Dermatological adverse events from BRAF inhibitors: A growing problem

Viswanath Reddy Belum, Alyssa Fischer, Jennifer Nam Choi, Mario E. Lacouture*

*Corresponding author for this work

Research output: Contribution to journalArticlepeer-review

33 Scopus citations

Abstract

The development of targeted therapies has ushered in a new era in the management of melanoma. Inhibitors of the RAS-RAF-MEK-ERK pathway have taken the center stage with development at a rapid pace. Vemurafenib was recently approved by regulatory agencies, and other agents (e.g. dabrafenib) are in various stages of clinical testing. These agents are producing remarkable results for patients, but are also presenting new challenges. Clinical toxicities and drug resistance are topmost issues. Some of the most common and vivid representations of adverse events to these agents are the dermatologic manifestations. Published trials and initial observations reflect a toxicity profile (e.g. squamous cell carcinomas/keratoacanthomas, maculopapular rashes, hyperkeratosis) that is distinct from cutaneous toxicities from EGFR and mTOR inhibitors (acneiform rash, paronychia, xerosis). Their management extends beyond conservative treatment and includes specific physical and surgical treatment modalities, skill sets unique to dermatologists. All these pose significant challenges to clinicians, and sound knowledge of such toxicities and their management will likely result in improved patient outcomes and quality of life. In this manuscript, we provide an overview of the emerging scientific literature on dermatological adverse events arising out of BRAF inhibition.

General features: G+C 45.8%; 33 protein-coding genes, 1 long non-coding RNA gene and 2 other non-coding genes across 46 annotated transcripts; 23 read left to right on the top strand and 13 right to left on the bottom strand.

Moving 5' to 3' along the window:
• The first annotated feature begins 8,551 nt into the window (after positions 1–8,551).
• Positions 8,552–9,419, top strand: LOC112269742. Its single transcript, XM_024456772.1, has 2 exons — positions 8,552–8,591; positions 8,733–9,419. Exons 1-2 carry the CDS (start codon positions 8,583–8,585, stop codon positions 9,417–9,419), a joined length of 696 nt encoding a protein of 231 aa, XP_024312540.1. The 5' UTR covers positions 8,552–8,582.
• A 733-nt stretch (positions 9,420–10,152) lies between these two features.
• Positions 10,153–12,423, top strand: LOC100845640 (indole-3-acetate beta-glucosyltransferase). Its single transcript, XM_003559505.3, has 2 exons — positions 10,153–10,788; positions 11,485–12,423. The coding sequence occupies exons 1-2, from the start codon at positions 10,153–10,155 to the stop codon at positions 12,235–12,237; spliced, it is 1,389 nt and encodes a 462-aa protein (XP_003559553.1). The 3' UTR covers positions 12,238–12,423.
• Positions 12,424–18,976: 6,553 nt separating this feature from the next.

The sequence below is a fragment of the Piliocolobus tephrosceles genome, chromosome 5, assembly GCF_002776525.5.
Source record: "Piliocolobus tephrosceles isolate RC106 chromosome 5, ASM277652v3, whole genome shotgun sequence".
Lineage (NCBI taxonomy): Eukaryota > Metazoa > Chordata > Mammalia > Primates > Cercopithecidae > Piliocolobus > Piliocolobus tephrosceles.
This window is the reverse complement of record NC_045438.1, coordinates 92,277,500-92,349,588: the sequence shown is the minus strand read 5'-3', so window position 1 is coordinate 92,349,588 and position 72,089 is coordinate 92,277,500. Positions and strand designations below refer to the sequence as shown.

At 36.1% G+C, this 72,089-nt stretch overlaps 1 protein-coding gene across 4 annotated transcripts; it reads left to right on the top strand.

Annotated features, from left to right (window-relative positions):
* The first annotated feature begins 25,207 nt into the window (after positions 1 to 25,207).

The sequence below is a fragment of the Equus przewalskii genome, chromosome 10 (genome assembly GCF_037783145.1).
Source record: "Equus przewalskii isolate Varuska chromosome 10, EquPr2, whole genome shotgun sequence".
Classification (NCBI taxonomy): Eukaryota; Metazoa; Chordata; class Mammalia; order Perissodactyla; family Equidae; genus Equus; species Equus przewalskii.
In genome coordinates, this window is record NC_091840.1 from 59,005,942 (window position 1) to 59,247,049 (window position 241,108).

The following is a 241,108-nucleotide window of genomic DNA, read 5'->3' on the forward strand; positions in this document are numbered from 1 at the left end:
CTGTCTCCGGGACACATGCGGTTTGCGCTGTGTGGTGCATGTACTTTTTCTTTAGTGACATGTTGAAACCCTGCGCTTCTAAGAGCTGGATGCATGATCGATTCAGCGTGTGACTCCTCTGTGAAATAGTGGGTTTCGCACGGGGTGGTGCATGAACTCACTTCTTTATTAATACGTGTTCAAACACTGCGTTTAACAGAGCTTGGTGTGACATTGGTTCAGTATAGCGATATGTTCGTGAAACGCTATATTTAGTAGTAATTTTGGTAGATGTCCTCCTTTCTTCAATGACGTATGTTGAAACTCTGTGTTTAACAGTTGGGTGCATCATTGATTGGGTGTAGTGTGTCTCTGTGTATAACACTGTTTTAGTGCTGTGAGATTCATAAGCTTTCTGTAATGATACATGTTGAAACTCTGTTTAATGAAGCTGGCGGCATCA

Original languageEnglish (US)
Pages (from-to)249-259
Number of pages11
JournalCurrent oncology reports
Volume15
Issue number3
DOIs
StatePublished - Jun 1 2013

Keywords

  • Alopecia
  • BRAF inhibition
  • Dabrafenib
  • Dermatologic
  • Hand foot skin reaction
  • Keratoacanthoma
  • Melanocytic proliferations
  • Papilloma
  • Photosensitivity
  • Pruritus
  • Rash
  • SCC
  • Sorafenib
  • Squamoproliferative
  • Vemurafenib
  • Verruca
  • Verrucous keratoses
  • wt-BRAF

ASJC Scopus subject areas

  • Oncology

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